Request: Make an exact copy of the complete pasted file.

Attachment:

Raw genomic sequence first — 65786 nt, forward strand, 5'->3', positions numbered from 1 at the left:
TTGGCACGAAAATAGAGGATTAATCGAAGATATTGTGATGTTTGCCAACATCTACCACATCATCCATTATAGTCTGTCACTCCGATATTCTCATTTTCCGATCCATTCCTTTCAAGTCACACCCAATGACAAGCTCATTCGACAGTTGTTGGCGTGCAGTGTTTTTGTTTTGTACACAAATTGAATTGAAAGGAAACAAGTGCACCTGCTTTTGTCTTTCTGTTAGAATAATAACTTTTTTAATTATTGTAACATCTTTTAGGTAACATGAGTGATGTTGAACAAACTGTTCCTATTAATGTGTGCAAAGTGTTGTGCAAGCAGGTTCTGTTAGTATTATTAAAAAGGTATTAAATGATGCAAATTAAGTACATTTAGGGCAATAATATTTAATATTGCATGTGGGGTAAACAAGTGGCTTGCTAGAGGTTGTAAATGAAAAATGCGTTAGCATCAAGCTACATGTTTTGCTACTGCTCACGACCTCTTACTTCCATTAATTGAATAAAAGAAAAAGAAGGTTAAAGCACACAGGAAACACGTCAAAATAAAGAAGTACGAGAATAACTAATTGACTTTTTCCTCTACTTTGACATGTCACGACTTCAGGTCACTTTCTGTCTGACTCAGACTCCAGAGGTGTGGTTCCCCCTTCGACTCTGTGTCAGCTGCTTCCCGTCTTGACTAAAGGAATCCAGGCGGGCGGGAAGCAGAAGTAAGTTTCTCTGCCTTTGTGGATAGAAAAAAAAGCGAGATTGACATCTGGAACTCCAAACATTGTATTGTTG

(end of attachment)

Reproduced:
Raw genomic sequence first — 65786 nt, forward strand, 5'->3', positions numbered from 1 at the left:
TTGGCACGAAAATAGAGGATTAATCGAAGATATTGTGATGTTTGCCAACATCTACCACATCATCCATTATAGTCTGTCACTCCGATATTCTCATTTTCCGATCCATTCCTTTCAAGTCACACCCAATGACAAGCTCATTCGACAGTTGTTGGCGTGCAGTGTTTTTGTTTTGTACACAAATTGAATTGAAAGGAAACAAGTGCACCTGCTTTTGTCTTTCTGTTAGAATAATAACTTTTTTAATTATTGTAACATCTTTTAGGTAACATGAGTGATGTTGAACAAACTGTTCCTATTAATGTGTGCAAAGTGTTGTGCAAGCAGGTTCTGTTAGTATTATTAAAAAGGTATTAAATGATGCAAATTAAGTACATTTAGGGCAATAATATTTAATATTGCATGTGGGGTAAACAAGTGGCTTGCTAGAGGTTGTAAATGAAAAATGCGTTAGCATCAAGCTACATGTTTTGCTACTGCTCACGACCTCTTACTTCCATTAATTGAATAAAAGAAAAAGAAGGTTAAAGCACACAGGAAACACGTCAAAATAAAGAAGTACGAGAATAACTAATTGACTTTTTCCTCTACTTTGACATGTCACGACTTCAGGTCACTTTCTGTCTGACTCAGACTCCAGAGGTGTGGTTCCCCCTTCGACTCTGTGTCAGCTGCTTCCCGTCTTGACTAAAGGAATCCAGGCGGGCGGGAAGCAGAAGTAAGTTTCTCTGCCTTTGTGGATAGAAAAAAAAGCGAGATTGACATCTGGAACTCCAAACATTGTATTGTTG